The Seven Stars – Quite Possibly London’s Quirkiest Pub

Located just behind the Royal Courts of Justice in the borough of Westminster (the border to the City runs through Chancery Lane, a stone’s throw away), this tiny little pub, which was built in 1602 as an alehouse, is famous for the case closing celebrations of barristers. However, it’s by no means solely frequented by lawyers and sees its fair share of builders, bankers, office clerks, local residents, and students from nearby King’s College and the London School of Economics, two of the best universities of the country.    It’s crammed with people nearly all day every day. We usually just stop by for a quick pint after work. Today was the first time we actually found a table and stayed for a meal. My wife (Ms B) ordered roast chicken and mash (£12), I went for the lamb burger (£12). The menu is a mix of English, Italian and […]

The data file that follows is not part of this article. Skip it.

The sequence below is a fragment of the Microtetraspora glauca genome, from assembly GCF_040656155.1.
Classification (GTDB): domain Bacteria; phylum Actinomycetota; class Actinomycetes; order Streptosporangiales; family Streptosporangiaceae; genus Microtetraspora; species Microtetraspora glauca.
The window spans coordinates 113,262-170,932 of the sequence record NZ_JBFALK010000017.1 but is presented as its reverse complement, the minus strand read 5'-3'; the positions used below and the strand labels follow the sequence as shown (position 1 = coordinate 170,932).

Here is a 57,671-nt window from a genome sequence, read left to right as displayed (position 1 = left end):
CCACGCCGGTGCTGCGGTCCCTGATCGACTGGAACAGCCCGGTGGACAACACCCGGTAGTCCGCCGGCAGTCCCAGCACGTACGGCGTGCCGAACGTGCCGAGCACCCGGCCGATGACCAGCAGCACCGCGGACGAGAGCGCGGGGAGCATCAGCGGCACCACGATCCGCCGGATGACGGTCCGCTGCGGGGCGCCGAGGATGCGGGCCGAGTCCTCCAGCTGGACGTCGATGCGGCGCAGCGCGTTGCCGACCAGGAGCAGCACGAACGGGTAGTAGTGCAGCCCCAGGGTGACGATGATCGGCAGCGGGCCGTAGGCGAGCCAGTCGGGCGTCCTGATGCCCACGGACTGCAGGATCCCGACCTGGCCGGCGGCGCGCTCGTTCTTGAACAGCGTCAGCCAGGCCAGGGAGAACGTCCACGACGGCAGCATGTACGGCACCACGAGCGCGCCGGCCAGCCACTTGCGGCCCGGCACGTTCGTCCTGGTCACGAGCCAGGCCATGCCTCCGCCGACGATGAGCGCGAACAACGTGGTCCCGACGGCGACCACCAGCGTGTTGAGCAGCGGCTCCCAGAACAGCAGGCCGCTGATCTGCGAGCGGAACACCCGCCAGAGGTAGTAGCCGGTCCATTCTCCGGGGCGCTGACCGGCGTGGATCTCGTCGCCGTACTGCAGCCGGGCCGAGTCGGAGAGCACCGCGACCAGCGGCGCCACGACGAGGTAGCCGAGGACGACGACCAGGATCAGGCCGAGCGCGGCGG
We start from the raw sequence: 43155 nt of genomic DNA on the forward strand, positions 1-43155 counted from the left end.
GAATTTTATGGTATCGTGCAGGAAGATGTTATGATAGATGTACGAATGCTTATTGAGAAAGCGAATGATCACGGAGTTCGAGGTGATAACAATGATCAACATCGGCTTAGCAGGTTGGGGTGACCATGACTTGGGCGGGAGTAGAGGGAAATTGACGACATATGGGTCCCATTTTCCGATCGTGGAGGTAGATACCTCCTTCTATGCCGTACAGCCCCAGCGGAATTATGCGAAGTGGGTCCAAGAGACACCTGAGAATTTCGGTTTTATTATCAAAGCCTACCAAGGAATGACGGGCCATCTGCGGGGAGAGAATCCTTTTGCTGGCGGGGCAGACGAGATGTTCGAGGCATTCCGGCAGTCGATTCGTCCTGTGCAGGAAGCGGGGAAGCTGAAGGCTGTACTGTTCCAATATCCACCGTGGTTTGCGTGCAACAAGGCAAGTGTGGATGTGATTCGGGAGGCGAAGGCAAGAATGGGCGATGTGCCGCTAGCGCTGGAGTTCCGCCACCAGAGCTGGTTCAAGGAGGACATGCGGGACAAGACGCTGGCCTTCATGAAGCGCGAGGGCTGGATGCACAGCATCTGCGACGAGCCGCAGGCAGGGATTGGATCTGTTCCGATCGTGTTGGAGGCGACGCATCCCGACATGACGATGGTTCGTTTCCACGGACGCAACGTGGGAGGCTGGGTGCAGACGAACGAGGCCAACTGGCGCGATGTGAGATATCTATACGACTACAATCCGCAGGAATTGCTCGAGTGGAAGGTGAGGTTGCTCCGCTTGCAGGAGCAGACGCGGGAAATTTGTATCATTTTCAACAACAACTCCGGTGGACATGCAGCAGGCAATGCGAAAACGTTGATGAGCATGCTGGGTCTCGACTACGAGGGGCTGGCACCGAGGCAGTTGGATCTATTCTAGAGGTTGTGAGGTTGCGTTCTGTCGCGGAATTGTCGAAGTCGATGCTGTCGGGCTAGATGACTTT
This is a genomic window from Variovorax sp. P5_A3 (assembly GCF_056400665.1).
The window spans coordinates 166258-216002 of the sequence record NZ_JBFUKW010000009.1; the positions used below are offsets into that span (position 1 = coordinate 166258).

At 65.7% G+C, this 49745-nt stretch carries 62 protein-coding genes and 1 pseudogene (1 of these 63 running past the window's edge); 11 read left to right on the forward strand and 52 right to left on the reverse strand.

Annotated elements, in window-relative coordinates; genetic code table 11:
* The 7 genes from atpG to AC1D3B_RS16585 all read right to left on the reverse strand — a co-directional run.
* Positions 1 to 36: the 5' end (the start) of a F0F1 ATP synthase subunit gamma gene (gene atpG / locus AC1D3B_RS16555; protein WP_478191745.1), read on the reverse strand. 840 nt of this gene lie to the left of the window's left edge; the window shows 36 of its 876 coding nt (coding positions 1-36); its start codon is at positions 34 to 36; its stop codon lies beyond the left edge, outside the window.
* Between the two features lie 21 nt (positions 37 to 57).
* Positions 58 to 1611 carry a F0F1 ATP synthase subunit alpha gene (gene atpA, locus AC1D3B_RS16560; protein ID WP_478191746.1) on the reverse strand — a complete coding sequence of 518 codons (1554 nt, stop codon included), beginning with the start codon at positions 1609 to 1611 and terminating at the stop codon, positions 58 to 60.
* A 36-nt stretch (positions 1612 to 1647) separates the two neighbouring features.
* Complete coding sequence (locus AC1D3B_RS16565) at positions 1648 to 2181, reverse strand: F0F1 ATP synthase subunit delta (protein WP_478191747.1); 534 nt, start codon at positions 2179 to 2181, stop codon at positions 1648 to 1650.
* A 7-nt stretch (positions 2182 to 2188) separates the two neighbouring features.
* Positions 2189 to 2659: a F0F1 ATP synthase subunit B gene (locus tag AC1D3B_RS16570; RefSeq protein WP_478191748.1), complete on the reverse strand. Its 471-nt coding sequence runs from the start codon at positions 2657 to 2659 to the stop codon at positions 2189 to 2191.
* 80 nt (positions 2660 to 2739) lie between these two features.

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Sunday Lunch at the Alfred Tennyson

Sunday lunch at The Alfred Tennyson is something we had planned to do for a while. We had been to this gastropub a few times before, but usually just went for a quick burger or fish’n’chips. The owners also run The Thomas Cubitt, The Orange, both of which we’ve been to before and liked (even though the staff at The Orange can sometimes be a bit snippy), as well as The Grazing Goat, which we still have to check out. It is named after Lord Tennyson, Queen Victoria’s Poet Laureate and still one of the most popular British poets. Formerly known as The Pantechnicon Rooms (after the nearby cinema), the restaurant stretches over four floors, with the upper floors being the more elegant ones. We chose the ground floor bar, which has precisely the same menu as the other floors, but a much more relaxed pub feel to it and […]

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